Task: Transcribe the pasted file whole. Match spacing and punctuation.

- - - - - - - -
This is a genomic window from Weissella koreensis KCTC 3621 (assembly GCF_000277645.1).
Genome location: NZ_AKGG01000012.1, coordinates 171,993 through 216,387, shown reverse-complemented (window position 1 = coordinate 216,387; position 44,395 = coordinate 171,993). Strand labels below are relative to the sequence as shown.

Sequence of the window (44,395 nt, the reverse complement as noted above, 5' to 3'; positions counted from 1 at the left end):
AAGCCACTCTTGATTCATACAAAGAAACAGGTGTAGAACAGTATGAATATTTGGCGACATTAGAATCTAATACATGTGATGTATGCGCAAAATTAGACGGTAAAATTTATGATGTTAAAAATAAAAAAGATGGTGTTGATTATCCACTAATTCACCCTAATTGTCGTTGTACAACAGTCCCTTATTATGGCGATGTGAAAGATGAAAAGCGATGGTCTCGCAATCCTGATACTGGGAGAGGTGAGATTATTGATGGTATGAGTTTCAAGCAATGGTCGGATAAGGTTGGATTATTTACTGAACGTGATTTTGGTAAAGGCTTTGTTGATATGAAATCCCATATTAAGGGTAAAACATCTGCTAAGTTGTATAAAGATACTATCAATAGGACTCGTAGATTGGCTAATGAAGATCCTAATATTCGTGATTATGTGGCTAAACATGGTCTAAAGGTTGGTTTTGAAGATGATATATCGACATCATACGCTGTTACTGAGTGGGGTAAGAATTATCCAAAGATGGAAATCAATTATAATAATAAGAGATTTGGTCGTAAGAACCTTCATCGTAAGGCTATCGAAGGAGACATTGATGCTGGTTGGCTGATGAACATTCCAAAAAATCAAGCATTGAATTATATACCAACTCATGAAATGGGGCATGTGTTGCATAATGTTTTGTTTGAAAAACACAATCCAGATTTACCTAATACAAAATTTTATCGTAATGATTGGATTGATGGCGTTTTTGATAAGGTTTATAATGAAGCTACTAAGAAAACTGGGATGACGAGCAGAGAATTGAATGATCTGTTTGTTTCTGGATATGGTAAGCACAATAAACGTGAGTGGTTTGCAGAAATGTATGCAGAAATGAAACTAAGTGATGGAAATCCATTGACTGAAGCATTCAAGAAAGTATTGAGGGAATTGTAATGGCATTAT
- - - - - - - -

This is a genomic window from Weissella koreensis KCTC 3621 (assembly GCF_000277645.1).
Genome location: NZ_AKGG01000012.1, coordinates 171,993 through 216,387, shown reverse-complemented (window position 1 = coordinate 216,387; position 44,395 = coordinate 171,993). Strand labels below are relative to the sequence as shown.

Sequence of the window (44,395 nt, the reverse complement as noted above, 5' to 3'; positions counted from 1 at the left end):
AAGCCACTCTTGATTCATACAAAGAAACAGGTGTAGAACAGTATGAATATTTGGCGACATTAGAATCTAATACATGTGATGTATGCGCAAAATTAGACGGTAAAATTTATGATGTTAAAAATAAAAAAGATGGTGTTGATTATCCACTAATTCACCCTAATTGTCGTTGTACAACAGTCCCTTATTATGGCGATGTGAAAGATGAAAAGCGATGGTCTCGCAATCCTGATACTGGGAGAGGTGAGATTATTGATGGTATGAGTTTCAAGCAATGGTCGGATAAGGTTGGATTATTTACTGAACGTGATTTTGGTAAAGGCTTTGTTGATATGAAATCCCATATTAAGGGTAAAACATCTGCTAAGTTGTATAAAGATACTATCAATAGGACTCGTAGATTGGCTAATGAAGATCCTAATATTCGTGATTATGTGGCTAAACATGGTCTAAAGGTTGGTTTTGAAGATGATATATCGACATCATACGCTGTTACTGAGTGGGGTAAGAATTATCCAAAGATGGAAATCAATTATAATAATAAGAGATTTGGTCGTAAGAACCTTCATCGTAAGGCTATCGAAGGAGACATTGATGCTGGTTGGCTGATGAACATTCCAAAAAATCAAGCATTGAATTATATACCAACTCATGAAATGGGGCATGTGTTGCATAATGTTTTGTTTGAAAAACACAATCCAGATTTACCTAATACAAAATTTTATCGTAATGATTGGATTGATGGCGTTTTTGATAAGGTTTATAATGAAGCTACTAAGAAAACTGGGATGACGAGCAGAGAATTGAATGATCTGTTTGTTTCTGGATATGGTAAGCACAATAAACGTGAGTGGTTTGCAGAAATGTATGCAGAAATGAAACTAAGTGATGGAAATCCATTGACTGAAGCATTCAAGAAAGTATTGAGGGAATTGTAATGGCATTAT